# 7.5.1 Electric Potential

### Electric Potential

• In order to move a positive charge closer to another positive charge, work must be done to overcome the force of repulsion between them
• Similarly, to move a positive charge away from a negative charge, work must be done to overcome the force of attraction between them
• Energy is therefore transferred to the charge that is being pushed upon
• This means its potential energy increases
• If the positive charge is free to move, it will start to move away from the repelling charge
• As a result, its potential energy decreases back to 0
• This is analogous to the gravitational potential energy of a mass increasing as it is being lifted upwards and decreasing as it falls
• The electric potential at a point is defined as:

The work done per unit positive charge in bringing a point test charge from infinity to a defined point

• Electric potential is a scalar quantity
• This means it doesn’t have a direction
• However, you will still see the electric potential with a positive or negative sign. This is because the electric potential is:
• Positive around an isolated positive charge
• Negative around an isolated negative charge
• Zero at infinity
• Positive work is done by the mass from infinity to a point around a positive charge and negative work is done around a negative charge. This means:
• When a positive test charge moves closer to a negative charge, its electric potential decreases
• When a positive test charge moves closer to a positive charge, its electric potential increases
• To find the potential at a point caused by multiple charges, the total potential is the sum of the potential from each charge

The electric potential V decreases in the direction the test charge would naturally move in due to repulsion or attraction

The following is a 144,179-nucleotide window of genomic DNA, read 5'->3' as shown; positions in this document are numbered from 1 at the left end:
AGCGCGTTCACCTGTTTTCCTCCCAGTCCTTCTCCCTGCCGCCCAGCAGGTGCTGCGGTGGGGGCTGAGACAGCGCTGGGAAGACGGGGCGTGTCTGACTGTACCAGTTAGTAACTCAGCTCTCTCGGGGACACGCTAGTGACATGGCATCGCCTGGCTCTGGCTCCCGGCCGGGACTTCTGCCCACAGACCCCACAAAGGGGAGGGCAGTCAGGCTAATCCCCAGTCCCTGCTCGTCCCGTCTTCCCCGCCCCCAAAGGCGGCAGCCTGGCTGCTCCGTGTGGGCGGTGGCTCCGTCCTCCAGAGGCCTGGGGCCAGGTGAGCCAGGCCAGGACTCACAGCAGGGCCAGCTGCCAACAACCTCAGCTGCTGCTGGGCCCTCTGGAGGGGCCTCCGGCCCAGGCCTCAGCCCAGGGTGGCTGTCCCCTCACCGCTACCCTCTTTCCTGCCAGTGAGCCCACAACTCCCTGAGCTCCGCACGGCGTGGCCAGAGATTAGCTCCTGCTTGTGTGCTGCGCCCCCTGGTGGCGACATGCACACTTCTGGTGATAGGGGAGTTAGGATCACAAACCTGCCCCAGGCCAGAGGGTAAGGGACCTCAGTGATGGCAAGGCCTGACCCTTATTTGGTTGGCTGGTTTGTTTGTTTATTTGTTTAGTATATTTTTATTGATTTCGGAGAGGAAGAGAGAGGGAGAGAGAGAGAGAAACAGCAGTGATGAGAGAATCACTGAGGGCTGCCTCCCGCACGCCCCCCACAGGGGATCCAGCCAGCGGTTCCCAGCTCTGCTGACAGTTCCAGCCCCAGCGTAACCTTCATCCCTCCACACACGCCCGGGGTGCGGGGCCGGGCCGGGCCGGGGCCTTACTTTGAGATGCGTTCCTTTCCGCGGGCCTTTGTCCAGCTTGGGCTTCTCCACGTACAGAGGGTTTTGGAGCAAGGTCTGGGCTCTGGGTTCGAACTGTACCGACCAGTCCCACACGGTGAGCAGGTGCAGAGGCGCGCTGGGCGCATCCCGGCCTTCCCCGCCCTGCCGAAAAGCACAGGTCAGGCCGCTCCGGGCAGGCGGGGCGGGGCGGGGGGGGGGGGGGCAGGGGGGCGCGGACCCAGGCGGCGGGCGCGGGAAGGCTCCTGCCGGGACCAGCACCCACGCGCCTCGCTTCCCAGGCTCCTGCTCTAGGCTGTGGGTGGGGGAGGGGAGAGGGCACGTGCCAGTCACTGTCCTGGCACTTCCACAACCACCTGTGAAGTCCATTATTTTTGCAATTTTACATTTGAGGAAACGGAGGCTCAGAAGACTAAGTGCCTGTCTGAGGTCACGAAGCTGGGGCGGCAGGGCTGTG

#### Electric Potential Difference

• Two points at different distances from a charge will have different electric potentials
• This is because the electric potential increases with distance from a negative charge and decreases with distance from a positive charge
• Therefore, there will be an electric potential difference between the two points
• This is represented by the symbol ΔV
• Δis normally given as the equation

ΔV = Vf – Vi

• Where:
• Vf = final electric potential (J C-1)
• Vi = initial electric potential (J C-1)
• A difference in electric potential will give a difference in electric potential energy, which can also be calculated

### Electric Potential in Radial Field

• The electric potential in the field due to a point charge is defined as:

• Where:
• V = the electric potential (V)
• Q = the point charge producing the potential (C)
• ε0 = permittivity of free space (F m-1)
• r = distance from the centre of the point charge (m)

• This equation shows that for a positive (+) charge:
• As the distance from the charge r decreases, the potential V increases
• This is because more work has to be done on a positive test charge to overcome the repulsive force
• For a negative (−) charge:
• As the distance from the charge r decreases, the potential V decreases
• This is because less work has to be done on a positive test charge since the attractive force will make it easier

• Unlike the gravitational potential equation, the minus sign in the electric potential equation will be included in the charge
• The electric potential changes according to an inverse square law with distance

The potential changes as an inverse law with distance near a charged sphere

• Note: this equation still applies to a conducting sphere. The charge on the sphere is treated as if it concentrated at a point in the sphere from the point charge approximation

#### Worked Example

A Van de Graaf generator has a spherical dome of radius 15 cm. It is charged up to a potential of 240 kV.

Calculate:

a) The charge is stored on the dome
b) The potential at a distance of 30 cm from the dome

Part (a)

Step 1: Write down the known quantities

• Radius of the dome, r = 15 cm = 15 × 10-2 m
• Potential difference, V = 240 kV = 240 × 103 V

Step 2: Write down the equation for the electric potential due to a point charge

Step 3: Rearrange for charge Q

Q = V4πε0r

Step 4: Substitute in values

Q = (240 × 103) × (4π × 8.85 × 10-12) × (15 × 10-2) = 4.0 × 10-6 C = 4.0 μC

Part (b)

Step 1: Write down the known quantities

• Q = charge stored in the dome = 4.0 μC = 4.0 × 10-6 C
• r = radius of the dome + distance from the dome = 15 + 30 = 45 cm = 45 × 10-2 m

Step 2: Write down the equation for electric potential due to a point charge

Step 3: Substitute in values

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